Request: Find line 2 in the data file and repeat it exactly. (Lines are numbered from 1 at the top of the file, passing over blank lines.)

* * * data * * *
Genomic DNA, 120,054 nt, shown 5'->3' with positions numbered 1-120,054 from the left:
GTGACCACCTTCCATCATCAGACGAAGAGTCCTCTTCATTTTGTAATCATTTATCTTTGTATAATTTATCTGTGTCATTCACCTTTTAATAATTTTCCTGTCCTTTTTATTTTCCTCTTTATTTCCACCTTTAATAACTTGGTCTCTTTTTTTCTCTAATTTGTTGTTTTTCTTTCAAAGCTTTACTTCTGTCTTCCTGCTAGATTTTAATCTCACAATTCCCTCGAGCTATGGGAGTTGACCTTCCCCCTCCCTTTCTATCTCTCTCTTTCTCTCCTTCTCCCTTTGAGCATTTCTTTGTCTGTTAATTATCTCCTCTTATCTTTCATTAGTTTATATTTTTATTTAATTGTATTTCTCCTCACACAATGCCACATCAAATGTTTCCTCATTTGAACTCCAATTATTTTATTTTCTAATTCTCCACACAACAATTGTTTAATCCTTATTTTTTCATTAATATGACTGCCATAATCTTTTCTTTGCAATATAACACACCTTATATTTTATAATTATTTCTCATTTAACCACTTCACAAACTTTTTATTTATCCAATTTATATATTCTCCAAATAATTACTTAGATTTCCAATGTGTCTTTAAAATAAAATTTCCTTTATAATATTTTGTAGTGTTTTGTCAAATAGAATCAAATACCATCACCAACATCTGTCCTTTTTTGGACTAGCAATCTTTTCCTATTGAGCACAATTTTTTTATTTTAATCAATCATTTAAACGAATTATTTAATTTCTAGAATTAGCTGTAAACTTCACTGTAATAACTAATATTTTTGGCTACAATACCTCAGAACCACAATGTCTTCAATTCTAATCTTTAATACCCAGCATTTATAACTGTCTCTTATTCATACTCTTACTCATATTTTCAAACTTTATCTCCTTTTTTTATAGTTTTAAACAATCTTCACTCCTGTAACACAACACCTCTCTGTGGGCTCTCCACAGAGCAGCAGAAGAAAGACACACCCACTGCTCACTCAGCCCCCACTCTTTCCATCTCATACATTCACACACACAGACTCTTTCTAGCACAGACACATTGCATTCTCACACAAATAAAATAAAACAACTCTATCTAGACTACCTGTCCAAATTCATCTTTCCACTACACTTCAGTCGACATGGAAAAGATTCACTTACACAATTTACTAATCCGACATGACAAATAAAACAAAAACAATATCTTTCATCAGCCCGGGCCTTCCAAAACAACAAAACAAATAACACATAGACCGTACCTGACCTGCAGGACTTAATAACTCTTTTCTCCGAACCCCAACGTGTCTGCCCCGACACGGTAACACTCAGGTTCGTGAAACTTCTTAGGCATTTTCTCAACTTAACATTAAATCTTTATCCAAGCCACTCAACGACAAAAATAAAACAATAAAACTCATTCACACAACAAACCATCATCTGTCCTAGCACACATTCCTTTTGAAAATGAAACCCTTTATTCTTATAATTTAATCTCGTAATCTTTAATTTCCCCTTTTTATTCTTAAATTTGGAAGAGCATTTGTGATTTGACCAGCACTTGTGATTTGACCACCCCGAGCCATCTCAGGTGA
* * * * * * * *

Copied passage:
GTGACCACCTTCCATCATCAGACGAAGAGTCCTCTTCATTTTGTAATCATTTATCTTTGTATAATTTATCTGTGTCATTCACCTTTTAATAATTTTCCTGTCCTTTTTATTTTCCTCTTTATTTCCACCTTTAATAACTTGGTCTCTTTTTTTCTCTAATTTGTTGTTTTTCTTTCAAAGCTTTACTTCTGTCTTCCTGCTAGATTTTAATCTCACAATTCCCTCGAGCTATGGGAGTTGACCTTCCCCCTCCCTTTCTATCTCTCTCTTTCTCTCCTTCTCCCTTTGAGCATTTCTTTGTCTGTTAATTATCTCCTCTTATCTTTCATTAGTTTATATTTTTATTTAATTGTATTTCTCCTCACACAATGCCACATCAAATGTTTCCTCATTTGAACTCCAATTATTTTATTTTCTAATTCTCCACACAACAATTGTTTAATCCTTATTTTTTCATTAATATGACTGCCATAATCTTTTCTTTGCAATATAACACACCTTATATTTTATAATTATTTCTCATTTAACCACTTCACAAACTTTTTATTTATCCAATTTATATATTCTCCAAATAATTACTTAGATTTCCAATGTGTCTTTAAAATAAAATTTCCTTTATAATATTTTGTAGTGTTTTGTCAAATAGAATCAAATACCATCACCAACATCTGTCCTTTTTTGGACTAGCAATCTTTTCCTATTGAGCACAATTTTTTTATTTTAATCAATCATTTAAACGAATTATTTAATTTCTAGAATTAGCTGTAAACTTCACTGTAATAACTAATATTTTTGGCTACAATACCTCAGAACCACAATGTCTTCAATTCTAATCTTTAATACCCAGCATTTATAACTGTCTCTTATTCATACTCTTACTCATATTTTCAAACTTTATCTCCTTTTTTTATAGTTTTAAACAATCTTCACTCCTGTAACACAACACCTCTCTGTGGGCTCTCCACAGAGCAGCAGAAGAAAGACACACCCACTGCTCACTCAGCCCCCACTCTTTCCATCTCATACATTCACACACACAGACTCTTTCTAGCACAGACACATTGCATTCTCACACAAATAAAATAAAACAACTCTATCTAGACTACCTGTCCAAATTCATCTTTCCACTACACTTCAGTCGACATGGAAAAGATTCACTTACACAATTTACTAATCCGACATGACAAATAAAACAAAAACAATATCTTTCATCAGCCCGGGCCTTCCAAAACAACAAAACAAATAACACATAGACCGTACCTGACCTGCAGGACTTAATAACTCTTTTCTCCGAACCCCAACGTGTCTGCCCCGACACGGTAACACTCAGGTTCGTGAAACTTCTTAGGCATTTTCTCAACTTAACATTAAATCTTTATCCAAGCCACTCAACGACAAAAATAAAACAATAAAACTCATTCACACAACAAACCATCATCTGTCCTAGCACACATTCCTTTTGAAAATGAAACCCTTTATTCTTATAATTTAATCTCGTAATCTTTAATTTCCCCTTTTTATTCTTAAATTTGGAAGAGCATTTGTGATTTGACCAGCACTTGTGATTTGACCACCCCGAGCCATCTCAGGTGA